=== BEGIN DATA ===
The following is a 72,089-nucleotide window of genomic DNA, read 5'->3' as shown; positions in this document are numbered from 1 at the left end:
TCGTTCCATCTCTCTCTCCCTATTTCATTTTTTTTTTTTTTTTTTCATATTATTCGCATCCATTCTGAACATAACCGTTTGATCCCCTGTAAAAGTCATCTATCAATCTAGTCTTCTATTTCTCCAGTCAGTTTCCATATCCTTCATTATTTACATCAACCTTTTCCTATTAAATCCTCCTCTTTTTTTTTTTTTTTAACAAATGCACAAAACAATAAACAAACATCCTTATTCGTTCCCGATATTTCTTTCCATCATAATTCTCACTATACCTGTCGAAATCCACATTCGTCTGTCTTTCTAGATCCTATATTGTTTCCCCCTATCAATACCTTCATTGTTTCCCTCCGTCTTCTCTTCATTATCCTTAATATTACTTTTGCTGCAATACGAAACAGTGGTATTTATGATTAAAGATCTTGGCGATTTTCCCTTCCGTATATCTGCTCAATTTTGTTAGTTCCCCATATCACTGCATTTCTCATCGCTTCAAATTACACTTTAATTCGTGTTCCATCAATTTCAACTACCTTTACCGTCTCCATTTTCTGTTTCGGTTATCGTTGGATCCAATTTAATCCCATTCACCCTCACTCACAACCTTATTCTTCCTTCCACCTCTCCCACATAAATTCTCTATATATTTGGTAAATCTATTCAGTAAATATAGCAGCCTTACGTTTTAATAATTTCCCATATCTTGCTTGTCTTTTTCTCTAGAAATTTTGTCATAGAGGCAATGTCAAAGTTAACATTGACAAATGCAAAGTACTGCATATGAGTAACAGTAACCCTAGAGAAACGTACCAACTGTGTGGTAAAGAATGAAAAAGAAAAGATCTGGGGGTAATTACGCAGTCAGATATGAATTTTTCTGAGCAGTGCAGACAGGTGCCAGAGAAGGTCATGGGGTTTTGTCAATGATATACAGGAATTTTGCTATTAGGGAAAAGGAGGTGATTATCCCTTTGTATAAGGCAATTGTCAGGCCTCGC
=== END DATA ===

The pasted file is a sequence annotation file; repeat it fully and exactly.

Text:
The following is a 72,089-nucleotide window of genomic DNA, read 5'->3' as shown; positions in this document are numbered from 1 at the left end:
TCGTTCCATCTCTCTCTCCCTATTTCATTTTTTTTTTTTTTTTTTCATATTATTCGCATCCATTCTGAACATAACCGTTTGATCCCCTGTAAAAGTCATCTATCAATCTAGTCTTCTATTTCTCCAGTCAGTTTCCATATCCTTCATTATTTACATCAACCTTTTCCTATTAAATCCTCCTCTTTTTTTTTTTTTTTAACAAATGCACAAAACAATAAACAAACATCCTTATTCGTTCCCGATATTTCTTTCCATCATAATTCTCACTATACCTGTCGAAATCCACATTCGTCTGTCTTTCTAGATCCTATATTGTTTCCCCCTATCAATACCTTCATTGTTTCCCTCCGTCTTCTCTTCATTATCCTTAATATTACTTTTGCTGCAATACGAAACAGTGGTATTTATGATTAAAGATCTTGGCGATTTTCCCTTCCGTATATCTGCTCAATTTTGTTAGTTCCCCATATCACTGCATTTCTCATCGCTTCAAATTACACTTTAATTCGTGTTCCATCAATTTCAACTACCTTTACCGTCTCCATTTTCTGTTTCGGTTATCGTTGGATCCAATTTAATCCCATTCACCCTCACTCACAACCTTATTCTTCCTTCCACCTCTCCCACATAAATTCTCTATATATTTGGTAAATCTATTCAGTAAATATAGCAGCCTTACGTTTTAATAATTTCCCATATCTTGCTTGTCTTTTTCTCTAGAAATTTTGTCATAGAGGCAATGTCAAAGTTAACATTGACAAATGCAAAGTACTGCATATGAGTAACAGTAACCCTAGAGAAACGTACCAACTGTGTGGTAAAGAATGAAAAAGAAAAGATCTGGGGGTAATTACGCAGTCAGATATGAATTTTTCTGAGCAGTGCAGACAGGTGCCAGAGAAGGTCATGGGGTTTTGTCAATGATATACAGGAATTTTGCTATTAGGGAAAAGGAGGTGATTATCCCTTTGTATAAGGCAATTGTCAGGCCTCGC